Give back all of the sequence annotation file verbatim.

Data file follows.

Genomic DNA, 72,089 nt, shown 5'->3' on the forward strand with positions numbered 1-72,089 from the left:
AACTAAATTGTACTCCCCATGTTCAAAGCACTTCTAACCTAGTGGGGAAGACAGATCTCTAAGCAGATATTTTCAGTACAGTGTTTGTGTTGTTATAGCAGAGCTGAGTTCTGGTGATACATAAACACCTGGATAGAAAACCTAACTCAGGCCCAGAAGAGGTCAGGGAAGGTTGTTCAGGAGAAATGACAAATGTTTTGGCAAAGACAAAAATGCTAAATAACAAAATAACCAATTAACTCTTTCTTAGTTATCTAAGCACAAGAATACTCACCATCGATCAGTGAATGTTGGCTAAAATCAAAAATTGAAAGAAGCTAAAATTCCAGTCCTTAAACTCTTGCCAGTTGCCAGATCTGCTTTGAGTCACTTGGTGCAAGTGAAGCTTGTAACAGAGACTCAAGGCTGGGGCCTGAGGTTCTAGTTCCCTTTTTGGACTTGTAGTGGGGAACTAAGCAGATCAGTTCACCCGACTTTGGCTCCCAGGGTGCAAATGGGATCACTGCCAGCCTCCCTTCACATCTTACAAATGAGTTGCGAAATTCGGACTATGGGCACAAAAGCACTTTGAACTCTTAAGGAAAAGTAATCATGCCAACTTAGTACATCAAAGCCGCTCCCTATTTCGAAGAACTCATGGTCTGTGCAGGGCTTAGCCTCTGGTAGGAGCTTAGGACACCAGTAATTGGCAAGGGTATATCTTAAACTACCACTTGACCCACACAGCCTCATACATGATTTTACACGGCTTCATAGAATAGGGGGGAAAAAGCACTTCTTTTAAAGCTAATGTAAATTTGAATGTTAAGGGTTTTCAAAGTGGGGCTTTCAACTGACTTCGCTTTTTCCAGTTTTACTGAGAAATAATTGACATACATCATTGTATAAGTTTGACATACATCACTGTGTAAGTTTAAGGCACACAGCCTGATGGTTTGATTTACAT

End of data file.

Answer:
Genomic DNA, 72,089 nt, shown 5'->3' on the forward strand with positions numbered 1-72,089 from the left:
AACTAAATTGTACTCCCCATGTTCAAAGCACTTCTAACCTAGTGGGGAAGACAGATCTCTAAGCAGATATTTTCAGTACAGTGTTTGTGTTGTTATAGCAGAGCTGAGTTCTGGTGATACATAAACACCTGGATAGAAAACCTAACTCAGGCCCAGAAGAGGTCAGGGAAGGTTGTTCAGGAGAAATGACAAATGTTTTGGCAAAGACAAAAATGCTAAATAACAAAATAACCAATTAACTCTTTCTTAGTTATCTAAGCACAAGAATACTCACCATCGATCAGTGAATGTTGGCTAAAATCAAAAATTGAAAGAAGCTAAAATTCCAGTCCTTAAACTCTTGCCAGTTGCCAGATCTGCTTTGAGTCACTTGGTGCAAGTGAAGCTTGTAACAGAGACTCAAGGCTGGGGCCTGAGGTTCTAGTTCCCTTTTTGGACTTGTAGTGGGGAACTAAGCAGATCAGTTCACCCGACTTTGGCTCCCAGGGTGCAAATGGGATCACTGCCAGCCTCCCTTCACATCTTACAAATGAGTTGCGAAATTCGGACTATGGGCACAAAAGCACTTTGAACTCTTAAGGAAAAGTAATCATGCCAACTTAGTACATCAAAGCCGCTCCCTATTTCGAAGAACTCATGGTCTGTGCAGGGCTTAGCCTCTGGTAGGAGCTTAGGACACCAGTAATTGGCAAGGGTATATCTTAAACTACCACTTGACCCACACAGCCTCATACATGATTTTACACGGCTTCATAGAATAGGGGGGAAAAAGCACTTCTTTTAAAGCTAATGTAAATTTGAATGTTAAGGGTTTTCAAAGTGGGGCTTTCAACTGACTTCGCTTTTTCCAGTTTTACTGAGAAATAATTGACATACATCATTGTATAAGTTTGACATACATCACTGTGTAAGTTTAAGGCACACAGCCTGATGGTTTGATTTACAT